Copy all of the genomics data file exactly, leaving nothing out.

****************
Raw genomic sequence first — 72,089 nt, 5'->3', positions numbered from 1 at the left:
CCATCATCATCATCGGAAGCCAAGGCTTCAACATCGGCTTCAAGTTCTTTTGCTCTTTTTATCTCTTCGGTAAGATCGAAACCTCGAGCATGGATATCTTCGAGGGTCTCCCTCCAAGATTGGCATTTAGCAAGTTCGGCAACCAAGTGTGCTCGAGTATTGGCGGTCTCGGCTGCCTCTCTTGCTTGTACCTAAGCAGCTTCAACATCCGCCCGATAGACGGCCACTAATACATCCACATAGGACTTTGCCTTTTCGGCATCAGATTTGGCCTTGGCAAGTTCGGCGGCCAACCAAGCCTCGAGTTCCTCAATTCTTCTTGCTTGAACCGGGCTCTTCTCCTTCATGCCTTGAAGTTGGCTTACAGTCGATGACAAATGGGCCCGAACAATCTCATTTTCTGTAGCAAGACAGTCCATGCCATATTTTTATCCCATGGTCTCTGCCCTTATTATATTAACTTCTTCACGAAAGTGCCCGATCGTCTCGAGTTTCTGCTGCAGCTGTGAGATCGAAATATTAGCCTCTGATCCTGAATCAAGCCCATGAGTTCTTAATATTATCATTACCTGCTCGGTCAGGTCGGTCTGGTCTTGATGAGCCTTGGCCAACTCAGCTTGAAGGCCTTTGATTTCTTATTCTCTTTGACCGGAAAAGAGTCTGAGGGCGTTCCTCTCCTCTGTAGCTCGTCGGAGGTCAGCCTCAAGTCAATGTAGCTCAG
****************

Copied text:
Raw genomic sequence first — 72,089 nt, 5'->3', positions numbered from 1 at the left:
CCATCATCATCATCGGAAGCCAAGGCTTCAACATCGGCTTCAAGTTCTTTTGCTCTTTTTATCTCTTCGGTAAGATCGAAACCTCGAGCATGGATATCTTCGAGGGTCTCCCTCCAAGATTGGCATTTAGCAAGTTCGGCAACCAAGTGTGCTCGAGTATTGGCGGTCTCGGCTGCCTCTCTTGCTTGTACCTAAGCAGCTTCAACATCCGCCCGATAGACGGCCACTAATACATCCACATAGGACTTTGCCTTTTCGGCATCAGATTTGGCCTTGGCAAGTTCGGCGGCCAACCAAGCCTCGAGTTCCTCAATTCTTCTTGCTTGAACCGGGCTCTTCTCCTTCATGCCTTGAAGTTGGCTTACAGTCGATGACAAATGGGCCCGAACAATCTCATTTTCTGTAGCAAGACAGTCCATGCCATATTTTTATCCCATGGTCTCTGCCCTTATTATATTAACTTCTTCACGAAAGTGCCCGATCGTCTCGAGTTTCTGCTGCAGCTGTGAGATCGAAATATTAGCCTCTGATCCTGAATCAAGCCCATGAGTTCTTAATATTATCATTACCTGCTCGGTCAGGTCGGTCTGGTCTTGATGAGCCTTGGCCAACTCAGCTTGAAGGCCTTTGATTTCTTATTCTCTTTGACCGGAAAAGAGTCTGAGGGCGTTCCTCTCCTCTGTAGCTCGTCGGAGGTCAGCCTCAAGTCAATGTAGCTCAG